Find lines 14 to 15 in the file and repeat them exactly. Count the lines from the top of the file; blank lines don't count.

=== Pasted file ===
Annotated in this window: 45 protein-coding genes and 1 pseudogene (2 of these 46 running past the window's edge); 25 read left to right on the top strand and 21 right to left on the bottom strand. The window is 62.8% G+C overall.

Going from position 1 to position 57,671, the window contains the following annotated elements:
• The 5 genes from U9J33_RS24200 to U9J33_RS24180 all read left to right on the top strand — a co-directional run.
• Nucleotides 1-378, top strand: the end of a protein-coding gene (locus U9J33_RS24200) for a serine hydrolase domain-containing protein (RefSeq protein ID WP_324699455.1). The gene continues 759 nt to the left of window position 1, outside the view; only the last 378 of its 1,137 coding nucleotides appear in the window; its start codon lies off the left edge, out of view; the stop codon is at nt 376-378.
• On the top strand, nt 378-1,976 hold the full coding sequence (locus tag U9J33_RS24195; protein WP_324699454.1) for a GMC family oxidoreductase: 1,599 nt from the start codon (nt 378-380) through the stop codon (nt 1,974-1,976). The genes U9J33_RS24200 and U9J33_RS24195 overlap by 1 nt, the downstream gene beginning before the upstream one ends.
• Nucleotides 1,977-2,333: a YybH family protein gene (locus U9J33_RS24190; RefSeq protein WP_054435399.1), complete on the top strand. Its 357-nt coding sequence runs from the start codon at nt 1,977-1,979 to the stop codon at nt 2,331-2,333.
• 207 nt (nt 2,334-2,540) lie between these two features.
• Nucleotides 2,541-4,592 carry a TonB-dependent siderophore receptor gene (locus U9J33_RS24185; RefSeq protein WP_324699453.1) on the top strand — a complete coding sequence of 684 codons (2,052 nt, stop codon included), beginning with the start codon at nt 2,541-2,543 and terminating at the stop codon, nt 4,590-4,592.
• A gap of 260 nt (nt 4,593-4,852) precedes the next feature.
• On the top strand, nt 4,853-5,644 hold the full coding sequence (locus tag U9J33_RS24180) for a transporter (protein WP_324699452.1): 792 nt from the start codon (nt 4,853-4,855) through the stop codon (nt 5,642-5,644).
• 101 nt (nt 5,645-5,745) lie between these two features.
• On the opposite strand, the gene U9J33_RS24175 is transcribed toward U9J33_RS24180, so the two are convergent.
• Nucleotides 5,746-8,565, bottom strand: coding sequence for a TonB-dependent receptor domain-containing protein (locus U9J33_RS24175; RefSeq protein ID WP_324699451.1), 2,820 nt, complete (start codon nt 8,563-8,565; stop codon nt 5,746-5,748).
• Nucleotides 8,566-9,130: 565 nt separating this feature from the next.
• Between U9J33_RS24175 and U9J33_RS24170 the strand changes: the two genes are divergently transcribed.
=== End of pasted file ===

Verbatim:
• Nucleotides 8,566-9,130: 565 nt separating this feature from the next.
• Between U9J33_RS24175 and U9J33_RS24170 the strand changes: the two genes are divergently transcribed.